WASHINGTON – Five U.S. cardinals and more than two dozen other U.S. bishops could retire because of age this year.
There are 12 active U.S. bishops, including three cardinals, who have already turned 75. Two cardinals and seven other bishops will celebrate their 75th birthday in 2011.
At age 75, bishops are requested to submit their resignation to the pope.
Cardinal Bernard F. Law, archpriest of St. Mary Major Basilica in Rome and a cardinal since 1985, turned 75 Nov. 4, 2006. A former bishop of Springfield-Cape Girardeau, Mo., he was archbishop of Boston from 1984 until his resignation from that post in 2002 in the wake of controversy over his handling of cases of clergy sex abuse there. He was named to his Rome post in 2004.
Cardinal Justin Rigali of Philadelphia turned 75 on April 19, 2010. Born in Los Angeles, he was ordained an archbishop in 1985 while serving as head of the school that educates future Vatican diplomats. He returned to the United States in 1994 to become archbishop of St. Louis, holding that post until his appointment as archbishop of Philadelphia in 2003. He was elevated to the College of Cardinals that same year.
Also Philadelphia-born Cardinal John P. Foley, grand master of the Equestrian Order of the Holy Sepulcher since 2007, turned 75 Nov. 11. A former editor of The Catholic Standard & Times newspaper in Philadelphia, he was president of the Pontifical Council for Social Communications at the Vatican for more than 23 years. He became a cardinal in 2007.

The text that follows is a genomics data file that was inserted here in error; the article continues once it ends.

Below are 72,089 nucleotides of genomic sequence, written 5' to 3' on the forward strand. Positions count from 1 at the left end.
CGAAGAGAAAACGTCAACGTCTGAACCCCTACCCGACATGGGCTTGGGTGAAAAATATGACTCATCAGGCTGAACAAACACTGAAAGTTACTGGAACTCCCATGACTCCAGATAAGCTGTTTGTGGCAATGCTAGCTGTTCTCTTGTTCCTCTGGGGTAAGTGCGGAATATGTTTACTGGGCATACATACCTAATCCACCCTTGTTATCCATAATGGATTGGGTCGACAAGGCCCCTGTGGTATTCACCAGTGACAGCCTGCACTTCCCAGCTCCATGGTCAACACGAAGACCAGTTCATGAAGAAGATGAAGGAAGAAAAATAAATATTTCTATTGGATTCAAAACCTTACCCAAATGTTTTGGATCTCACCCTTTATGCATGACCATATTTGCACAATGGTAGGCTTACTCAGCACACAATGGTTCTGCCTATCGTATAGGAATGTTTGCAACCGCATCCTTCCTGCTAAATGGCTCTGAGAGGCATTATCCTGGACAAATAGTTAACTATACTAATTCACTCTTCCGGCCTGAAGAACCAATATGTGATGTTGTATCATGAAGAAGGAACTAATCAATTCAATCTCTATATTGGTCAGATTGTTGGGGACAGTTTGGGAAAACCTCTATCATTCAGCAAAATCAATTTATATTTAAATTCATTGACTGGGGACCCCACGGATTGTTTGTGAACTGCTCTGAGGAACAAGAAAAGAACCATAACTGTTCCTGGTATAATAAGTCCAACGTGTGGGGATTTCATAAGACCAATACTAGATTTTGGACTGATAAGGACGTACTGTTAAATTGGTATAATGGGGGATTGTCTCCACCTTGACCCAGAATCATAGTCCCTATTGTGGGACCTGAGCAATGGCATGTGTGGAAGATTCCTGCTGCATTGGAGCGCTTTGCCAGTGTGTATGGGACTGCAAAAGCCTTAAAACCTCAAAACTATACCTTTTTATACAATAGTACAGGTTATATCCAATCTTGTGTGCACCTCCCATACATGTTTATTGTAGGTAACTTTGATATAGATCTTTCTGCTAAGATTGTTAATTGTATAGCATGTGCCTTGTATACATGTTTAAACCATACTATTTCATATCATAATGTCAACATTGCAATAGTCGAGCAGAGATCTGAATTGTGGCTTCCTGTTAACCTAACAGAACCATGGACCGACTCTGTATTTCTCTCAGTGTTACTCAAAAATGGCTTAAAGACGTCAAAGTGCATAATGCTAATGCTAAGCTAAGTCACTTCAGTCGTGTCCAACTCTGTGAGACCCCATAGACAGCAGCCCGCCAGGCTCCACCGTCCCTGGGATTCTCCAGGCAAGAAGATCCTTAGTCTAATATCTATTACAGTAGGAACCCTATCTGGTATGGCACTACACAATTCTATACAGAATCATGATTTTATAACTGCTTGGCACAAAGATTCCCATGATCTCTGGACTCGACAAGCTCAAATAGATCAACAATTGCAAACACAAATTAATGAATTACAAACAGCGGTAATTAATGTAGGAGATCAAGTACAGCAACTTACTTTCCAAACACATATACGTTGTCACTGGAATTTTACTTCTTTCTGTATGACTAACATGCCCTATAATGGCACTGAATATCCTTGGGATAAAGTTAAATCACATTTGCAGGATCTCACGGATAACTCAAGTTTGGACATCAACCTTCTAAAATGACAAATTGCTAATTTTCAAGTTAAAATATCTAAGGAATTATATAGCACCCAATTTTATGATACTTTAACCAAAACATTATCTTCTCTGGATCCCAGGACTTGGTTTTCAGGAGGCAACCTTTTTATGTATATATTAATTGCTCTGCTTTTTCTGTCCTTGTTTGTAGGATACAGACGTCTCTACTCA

Cardinal Roger M. Mahony of Los Angeles turns 75 on Feb. 27 and Coadjutor Archbishop Jose H. Gomez already has been named to succeed him when he retires. Cardinal Mahony has been archbishop of Los Angeles for almost 25 years. He was elevated to the College of Cardinals in June 1991.
Cardinal William J. Levada, former archbishop of San Francisco and Portland, Ore., and a former auxiliary bishop in Los Angeles, will be 75 on June 15 but is expected to continue as prefect of the Congregation for the Doctrine of the Faith, a post he has held since 2005, until Pope Benedict XVI names his successor. He became a cardinal in 2006.
Pope Benedict, like his predecessor Pope John Paul II, often has asked cardinals to stay on the job after they reached the age of 75. Even when a cardinal retires in his 70s, he remains an active member of the College of Cardinals, eligible to enter a conclave and vote for a new pope, until age 80.
The nine other active U.S. bishops who are already 75 and the dates of their 75th birthday are:
– Bishop Manuel Batakian of the Eparchy of Our Lady of Nareg in New York for Armenian Catholics; Nov. 5, 2004. A bishop since 1995, he was already nearly 76 when appointed to his present post in 2005.
– Bishop J. Kevin Boland of Savannah, Ga., April 25, 2010.
– Bishop Carlos A. Sevilla of Yakima, Wash., Aug. 9, 2010.
– Bishop John B. McCormack of Manchester, N.H., Aug. 12, 2010.
– Bishop Joseph V. Adamec of Altoona-Johnstown, Aug. 13, 2010.
– Bishop Fabian W. Bruskewitz of Lincoln, Neb., Sept. 6, 2010.
– Bishop Victor B. Galeone of St. Augustine, Fla., Sept. 13, 2010.
– Bishop Paul A. Zipfel of Bismarck, N.D., Sept. 22, 2010.
–Bishop Gerald A. Gettelfinger of Evansville, Ind., Oct. 20, 2010.
In addition to Cardinals Mahony and Levada, bishops turning 75 in 2011 and the dates of their 75th birthday are:
– Bishop Thomas G. Doran of Rockford, Ill., Feb. 20.
– Bishop Edward U. Kmiec of Buffalo, N.Y., June 4.
– Archbishop George H. Niederauer of San Francisco, June 14.
– Bishop Donald W. Trautman of Erie, Pa., June 24.
– Bishop Ricardo Ramirez of Las Cruces, N.M., Sept. 12.
– Bishop Tod D. Brown of Orange, Calif., Nov. 15.
–Auxiliary Bishop Kenneth D. Steiner of Portland, Ore., Nov. 25.